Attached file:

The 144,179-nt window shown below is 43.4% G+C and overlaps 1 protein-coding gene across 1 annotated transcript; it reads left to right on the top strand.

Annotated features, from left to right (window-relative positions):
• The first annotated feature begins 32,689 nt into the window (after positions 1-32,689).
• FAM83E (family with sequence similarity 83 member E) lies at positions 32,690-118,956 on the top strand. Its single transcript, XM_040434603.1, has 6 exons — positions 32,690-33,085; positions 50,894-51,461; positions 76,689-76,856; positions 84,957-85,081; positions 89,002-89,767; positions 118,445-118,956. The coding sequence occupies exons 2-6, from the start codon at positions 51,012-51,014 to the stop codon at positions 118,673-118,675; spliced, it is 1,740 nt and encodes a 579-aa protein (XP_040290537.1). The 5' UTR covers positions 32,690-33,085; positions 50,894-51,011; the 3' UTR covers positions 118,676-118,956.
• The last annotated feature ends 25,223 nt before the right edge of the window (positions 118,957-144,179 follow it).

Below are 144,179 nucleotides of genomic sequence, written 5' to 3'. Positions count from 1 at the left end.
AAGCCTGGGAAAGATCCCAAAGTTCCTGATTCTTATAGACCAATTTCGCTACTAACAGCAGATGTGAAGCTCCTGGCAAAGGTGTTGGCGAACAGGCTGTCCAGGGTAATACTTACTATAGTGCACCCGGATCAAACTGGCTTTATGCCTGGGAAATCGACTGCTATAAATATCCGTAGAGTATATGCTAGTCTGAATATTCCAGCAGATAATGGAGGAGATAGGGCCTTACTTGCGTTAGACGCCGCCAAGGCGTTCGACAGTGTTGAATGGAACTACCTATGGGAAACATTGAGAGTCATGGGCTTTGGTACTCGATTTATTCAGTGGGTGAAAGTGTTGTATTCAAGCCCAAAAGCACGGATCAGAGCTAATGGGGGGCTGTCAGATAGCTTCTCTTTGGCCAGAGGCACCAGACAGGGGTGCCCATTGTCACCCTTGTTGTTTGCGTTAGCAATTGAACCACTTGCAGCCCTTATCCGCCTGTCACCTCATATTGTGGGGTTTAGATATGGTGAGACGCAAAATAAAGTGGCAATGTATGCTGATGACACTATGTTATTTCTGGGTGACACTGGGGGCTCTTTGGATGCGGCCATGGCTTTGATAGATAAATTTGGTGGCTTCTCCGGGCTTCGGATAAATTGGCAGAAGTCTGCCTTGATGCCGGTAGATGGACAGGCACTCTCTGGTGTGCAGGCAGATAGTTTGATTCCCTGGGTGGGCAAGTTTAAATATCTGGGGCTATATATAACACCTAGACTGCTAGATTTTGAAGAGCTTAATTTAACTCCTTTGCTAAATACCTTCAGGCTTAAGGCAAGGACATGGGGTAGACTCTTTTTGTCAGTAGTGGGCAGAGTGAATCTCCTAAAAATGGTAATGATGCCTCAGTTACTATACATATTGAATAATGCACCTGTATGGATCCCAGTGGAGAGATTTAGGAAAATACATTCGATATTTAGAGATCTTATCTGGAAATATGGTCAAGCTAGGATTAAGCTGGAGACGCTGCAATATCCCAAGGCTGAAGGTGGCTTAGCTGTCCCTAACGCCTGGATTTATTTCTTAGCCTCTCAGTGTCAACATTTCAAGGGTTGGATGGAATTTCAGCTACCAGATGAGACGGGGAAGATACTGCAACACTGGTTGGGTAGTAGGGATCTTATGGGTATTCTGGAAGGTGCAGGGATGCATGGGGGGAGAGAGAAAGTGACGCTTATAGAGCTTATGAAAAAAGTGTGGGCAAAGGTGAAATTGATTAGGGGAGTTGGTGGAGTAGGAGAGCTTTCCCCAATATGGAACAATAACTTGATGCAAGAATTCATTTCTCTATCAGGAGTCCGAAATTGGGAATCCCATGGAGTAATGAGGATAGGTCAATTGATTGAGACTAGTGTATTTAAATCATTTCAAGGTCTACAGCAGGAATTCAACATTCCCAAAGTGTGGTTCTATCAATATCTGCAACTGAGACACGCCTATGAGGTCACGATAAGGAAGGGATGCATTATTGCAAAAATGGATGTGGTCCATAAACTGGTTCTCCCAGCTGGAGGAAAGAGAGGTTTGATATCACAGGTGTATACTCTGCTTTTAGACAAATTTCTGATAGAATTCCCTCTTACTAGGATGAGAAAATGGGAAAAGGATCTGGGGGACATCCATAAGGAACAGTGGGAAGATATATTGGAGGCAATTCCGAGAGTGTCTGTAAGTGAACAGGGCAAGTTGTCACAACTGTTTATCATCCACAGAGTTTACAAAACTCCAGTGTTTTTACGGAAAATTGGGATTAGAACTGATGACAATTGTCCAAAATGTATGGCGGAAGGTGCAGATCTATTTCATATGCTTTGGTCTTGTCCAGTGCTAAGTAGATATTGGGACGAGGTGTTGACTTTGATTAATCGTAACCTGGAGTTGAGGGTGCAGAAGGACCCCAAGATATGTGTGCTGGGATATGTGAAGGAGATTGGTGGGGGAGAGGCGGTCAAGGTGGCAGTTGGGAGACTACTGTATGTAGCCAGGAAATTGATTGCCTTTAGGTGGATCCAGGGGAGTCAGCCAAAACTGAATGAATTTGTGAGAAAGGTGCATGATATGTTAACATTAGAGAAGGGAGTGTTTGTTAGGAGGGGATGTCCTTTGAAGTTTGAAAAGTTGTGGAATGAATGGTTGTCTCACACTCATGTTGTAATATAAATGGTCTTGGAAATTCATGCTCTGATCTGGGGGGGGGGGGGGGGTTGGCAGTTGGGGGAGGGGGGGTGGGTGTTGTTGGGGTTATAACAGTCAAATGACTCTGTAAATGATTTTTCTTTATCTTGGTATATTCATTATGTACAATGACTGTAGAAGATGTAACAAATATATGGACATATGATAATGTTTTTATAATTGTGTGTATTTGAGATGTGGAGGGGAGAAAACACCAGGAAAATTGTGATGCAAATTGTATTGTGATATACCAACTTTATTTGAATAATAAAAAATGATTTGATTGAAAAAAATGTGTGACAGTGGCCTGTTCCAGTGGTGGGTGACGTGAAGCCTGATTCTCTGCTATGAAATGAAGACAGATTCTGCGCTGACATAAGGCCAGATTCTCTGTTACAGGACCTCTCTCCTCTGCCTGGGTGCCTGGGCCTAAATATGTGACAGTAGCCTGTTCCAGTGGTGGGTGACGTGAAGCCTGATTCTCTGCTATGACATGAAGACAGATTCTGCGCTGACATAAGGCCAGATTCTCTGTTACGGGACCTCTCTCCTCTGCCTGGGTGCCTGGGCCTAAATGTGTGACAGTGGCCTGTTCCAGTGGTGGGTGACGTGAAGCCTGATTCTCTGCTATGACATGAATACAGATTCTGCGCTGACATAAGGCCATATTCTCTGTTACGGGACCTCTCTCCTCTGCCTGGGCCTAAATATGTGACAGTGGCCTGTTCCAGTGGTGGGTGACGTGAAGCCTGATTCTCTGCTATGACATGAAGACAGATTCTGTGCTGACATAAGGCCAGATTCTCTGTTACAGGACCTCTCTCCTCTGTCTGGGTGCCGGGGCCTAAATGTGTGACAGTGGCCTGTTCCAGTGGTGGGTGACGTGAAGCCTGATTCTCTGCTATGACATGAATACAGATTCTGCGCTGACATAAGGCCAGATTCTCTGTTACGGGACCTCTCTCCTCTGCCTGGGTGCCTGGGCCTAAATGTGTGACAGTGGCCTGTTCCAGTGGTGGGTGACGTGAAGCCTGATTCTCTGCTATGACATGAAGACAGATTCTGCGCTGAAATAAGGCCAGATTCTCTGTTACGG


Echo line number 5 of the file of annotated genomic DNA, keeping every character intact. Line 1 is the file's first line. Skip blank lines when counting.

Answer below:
• The last annotated feature ends 25,223 nt before the right edge of the window (positions 118,957-144,179 follow it).